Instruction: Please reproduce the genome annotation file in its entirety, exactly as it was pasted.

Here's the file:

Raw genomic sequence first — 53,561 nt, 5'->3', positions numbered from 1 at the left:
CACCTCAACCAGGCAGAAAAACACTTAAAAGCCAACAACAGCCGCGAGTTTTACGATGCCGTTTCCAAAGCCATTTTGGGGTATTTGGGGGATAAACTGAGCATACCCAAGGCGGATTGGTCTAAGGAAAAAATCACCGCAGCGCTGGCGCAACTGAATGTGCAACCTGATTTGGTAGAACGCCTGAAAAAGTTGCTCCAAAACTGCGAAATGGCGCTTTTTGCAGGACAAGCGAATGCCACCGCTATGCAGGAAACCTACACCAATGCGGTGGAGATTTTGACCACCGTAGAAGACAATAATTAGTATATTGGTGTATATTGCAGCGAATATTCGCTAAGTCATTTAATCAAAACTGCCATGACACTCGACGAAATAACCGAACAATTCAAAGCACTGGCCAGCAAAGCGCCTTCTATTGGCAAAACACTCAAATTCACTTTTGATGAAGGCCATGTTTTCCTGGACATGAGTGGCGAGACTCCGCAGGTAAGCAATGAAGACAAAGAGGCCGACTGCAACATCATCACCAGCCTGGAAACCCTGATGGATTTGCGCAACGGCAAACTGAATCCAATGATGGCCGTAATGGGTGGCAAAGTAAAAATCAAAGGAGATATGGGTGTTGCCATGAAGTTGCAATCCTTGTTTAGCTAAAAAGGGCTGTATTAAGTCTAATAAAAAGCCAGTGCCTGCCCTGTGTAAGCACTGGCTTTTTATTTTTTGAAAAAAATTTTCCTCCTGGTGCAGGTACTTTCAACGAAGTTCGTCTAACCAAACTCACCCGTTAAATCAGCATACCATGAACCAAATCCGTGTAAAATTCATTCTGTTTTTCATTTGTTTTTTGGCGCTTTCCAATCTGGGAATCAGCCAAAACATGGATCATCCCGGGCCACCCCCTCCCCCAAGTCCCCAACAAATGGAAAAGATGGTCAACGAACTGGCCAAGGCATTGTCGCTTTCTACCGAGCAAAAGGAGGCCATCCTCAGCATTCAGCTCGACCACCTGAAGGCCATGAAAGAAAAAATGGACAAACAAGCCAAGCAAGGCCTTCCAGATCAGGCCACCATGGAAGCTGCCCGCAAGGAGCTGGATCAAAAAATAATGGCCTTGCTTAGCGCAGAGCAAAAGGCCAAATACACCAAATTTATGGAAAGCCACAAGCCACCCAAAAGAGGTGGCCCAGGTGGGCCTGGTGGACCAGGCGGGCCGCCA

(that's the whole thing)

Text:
Raw genomic sequence first — 53,561 nt, 5'->3', positions numbered from 1 at the left:
CACCTCAACCAGGCAGAAAAACACTTAAAAGCCAACAACAGCCGCGAGTTTTACGATGCCGTTTCCAAAGCCATTTTGGGGTATTTGGGGGATAAACTGAGCATACCCAAGGCGGATTGGTCTAAGGAAAAAATCACCGCAGCGCTGGCGCAACTGAATGTGCAACCTGATTTGGTAGAACGCCTGAAAAAGTTGCTCCAAAACTGCGAAATGGCGCTTTTTGCAGGACAAGCGAATGCCACCGCTATGCAGGAAACCTACACCAATGCGGTGGAGATTTTGACCACCGTAGAAGACAATAATTAGTATATTGGTGTATATTGCAGCGAATATTCGCTAAGTCATTTAATCAAAACTGCCATGACACTCGACGAAATAACCGAACAATTCAAAGCACTGGCCAGCAAAGCGCCTTCTATTGGCAAAACACTCAAATTCACTTTTGATGAAGGCCATGTTTTCCTGGACATGAGTGGCGAGACTCCGCAGGTAAGCAATGAAGACAAAGAGGCCGACTGCAACATCATCACCAGCCTGGAAACCCTGATGGATTTGCGCAACGGCAAACTGAATCCAATGATGGCCGTAATGGGTGGCAAAGTAAAAATCAAAGGAGATATGGGTGTTGCCATGAAGTTGCAATCCTTGTTTAGCTAAAAAGGGCTGTATTAAGTCTAATAAAAAGCCAGTGCCTGCCCTGTGTAAGCACTGGCTTTTTATTTTTTGAAAAAAATTTTCCTCCTGGTGCAGGTACTTTCAACGAAGTTCGTCTAACCAAACTCACCCGTTAAATCAGCATACCATGAACCAAATCCGTGTAAAATTCATTCTGTTTTTCATTTGTTTTTTGGCGCTTTCCAATCTGGGAATCAGCCAAAACATGGATCATCCCGGGCCACCCCCTCCCCCAAGTCCCCAACAAATGGAAAAGATGGTCAACGAACTGGCCAAGGCATTGTCGCTTTCTACCGAGCAAAAGGAGGCCATCCTCAGCATTCAGCTCGACCACCTGAAGGCCATGAAAGAAAAAATGGACAAACAAGCCAAGCAAGGCCTTCCAGATCAGGCCACCATGGAAGCTGCCCGCAAGGAGCTGGATCAAAAAATAATGGCCTTGCTTAGCGCAGAGCAAAAGGCCAAATACACCAAATTTATGGAAAGCCACAAGCCACCCAAAAGAGGTGGCCCAGGTGGGCCTGGTGGACCAGGCGGGCCGCCA